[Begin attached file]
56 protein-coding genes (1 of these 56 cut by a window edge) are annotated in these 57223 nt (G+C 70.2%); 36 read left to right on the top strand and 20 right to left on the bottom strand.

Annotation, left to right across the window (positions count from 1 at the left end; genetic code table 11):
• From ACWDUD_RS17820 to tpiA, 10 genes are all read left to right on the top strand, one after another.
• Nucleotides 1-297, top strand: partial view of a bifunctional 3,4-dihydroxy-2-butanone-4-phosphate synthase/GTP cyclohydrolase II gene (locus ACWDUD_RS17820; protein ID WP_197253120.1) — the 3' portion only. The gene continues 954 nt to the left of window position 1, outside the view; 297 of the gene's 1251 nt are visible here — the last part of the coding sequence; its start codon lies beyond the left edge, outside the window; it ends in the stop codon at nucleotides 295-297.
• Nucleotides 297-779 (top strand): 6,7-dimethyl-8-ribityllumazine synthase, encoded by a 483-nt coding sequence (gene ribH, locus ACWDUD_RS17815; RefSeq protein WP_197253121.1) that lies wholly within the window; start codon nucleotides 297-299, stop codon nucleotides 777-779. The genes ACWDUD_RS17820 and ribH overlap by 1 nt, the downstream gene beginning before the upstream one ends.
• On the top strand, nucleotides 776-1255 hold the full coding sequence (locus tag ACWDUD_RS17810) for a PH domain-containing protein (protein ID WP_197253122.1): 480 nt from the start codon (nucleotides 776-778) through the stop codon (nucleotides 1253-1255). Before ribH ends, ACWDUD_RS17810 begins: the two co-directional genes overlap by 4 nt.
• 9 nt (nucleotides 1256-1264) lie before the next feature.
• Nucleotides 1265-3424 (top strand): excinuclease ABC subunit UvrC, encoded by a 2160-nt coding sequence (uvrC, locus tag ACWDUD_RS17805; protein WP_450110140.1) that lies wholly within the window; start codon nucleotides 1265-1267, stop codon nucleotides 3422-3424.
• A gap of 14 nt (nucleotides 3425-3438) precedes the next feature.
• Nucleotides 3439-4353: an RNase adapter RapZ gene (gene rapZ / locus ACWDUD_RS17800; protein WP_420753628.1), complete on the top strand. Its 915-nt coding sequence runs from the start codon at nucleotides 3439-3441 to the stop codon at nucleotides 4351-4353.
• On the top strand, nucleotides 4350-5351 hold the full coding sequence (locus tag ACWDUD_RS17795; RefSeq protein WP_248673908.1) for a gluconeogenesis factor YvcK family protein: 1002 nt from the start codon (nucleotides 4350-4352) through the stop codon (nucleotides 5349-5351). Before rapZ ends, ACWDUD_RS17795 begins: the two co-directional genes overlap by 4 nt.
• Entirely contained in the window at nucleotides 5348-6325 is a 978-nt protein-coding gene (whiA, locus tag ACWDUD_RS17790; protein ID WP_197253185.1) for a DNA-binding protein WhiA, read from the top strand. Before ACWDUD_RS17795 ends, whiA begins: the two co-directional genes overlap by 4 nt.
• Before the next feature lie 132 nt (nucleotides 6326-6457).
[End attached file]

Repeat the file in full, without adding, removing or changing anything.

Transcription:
56 protein-coding genes (1 of these 56 cut by a window edge) are annotated in these 57223 nt (G+C 70.2%); 36 read left to right on the top strand and 20 right to left on the bottom strand.

Annotation, left to right across the window (positions count from 1 at the left end; genetic code table 11):
• From ACWDUD_RS17820 to tpiA, 10 genes are all read left to right on the top strand, one after another.
• Nucleotides 1-297, top strand: partial view of a bifunctional 3,4-dihydroxy-2-butanone-4-phosphate synthase/GTP cyclohydrolase II gene (locus ACWDUD_RS17820; protein ID WP_197253120.1) — the 3' portion only. The gene continues 954 nt to the left of window position 1, outside the view; 297 of the gene's 1251 nt are visible here — the last part of the coding sequence; its start codon lies beyond the left edge, outside the window; it ends in the stop codon at nucleotides 295-297.
• Nucleotides 297-779 (top strand): 6,7-dimethyl-8-ribityllumazine synthase, encoded by a 483-nt coding sequence (gene ribH, locus ACWDUD_RS17815; RefSeq protein WP_197253121.1) that lies wholly within the window; start codon nucleotides 297-299, stop codon nucleotides 777-779. The genes ACWDUD_RS17820 and ribH overlap by 1 nt, the downstream gene beginning before the upstream one ends.
• On the top strand, nucleotides 776-1255 hold the full coding sequence (locus tag ACWDUD_RS17810) for a PH domain-containing protein (protein ID WP_197253122.1): 480 nt from the start codon (nucleotides 776-778) through the stop codon (nucleotides 1253-1255). Before ribH ends, ACWDUD_RS17810 begins: the two co-directional genes overlap by 4 nt.
• 9 nt (nucleotides 1256-1264) lie before the next feature.
• Nucleotides 1265-3424 (top strand): excinuclease ABC subunit UvrC, encoded by a 2160-nt coding sequence (uvrC, locus tag ACWDUD_RS17805; protein WP_450110140.1) that lies wholly within the window; start codon nucleotides 1265-1267, stop codon nucleotides 3422-3424.
• A gap of 14 nt (nucleotides 3425-3438) precedes the next feature.
• Nucleotides 3439-4353: an RNase adapter RapZ gene (gene rapZ / locus ACWDUD_RS17800; protein WP_420753628.1), complete on the top strand. Its 915-nt coding sequence runs from the start codon at nucleotides 3439-3441 to the stop codon at nucleotides 4351-4353.
• On the top strand, nucleotides 4350-5351 hold the full coding sequence (locus tag ACWDUD_RS17795; RefSeq protein WP_248673908.1) for a gluconeogenesis factor YvcK family protein: 1002 nt from the start codon (nucleotides 4350-4352) through the stop codon (nucleotides 5349-5351). Before rapZ ends, ACWDUD_RS17795 begins: the two co-directional genes overlap by 4 nt.
• Entirely contained in the window at nucleotides 5348-6325 is a 978-nt protein-coding gene (whiA, locus tag ACWDUD_RS17790; protein ID WP_197253185.1) for a DNA-binding protein WhiA, read from the top strand. Before ACWDUD_RS17795 ends, whiA begins: the two co-directional genes overlap by 4 nt.
• Before the next feature lie 132 nt (nucleotides 6326-6457).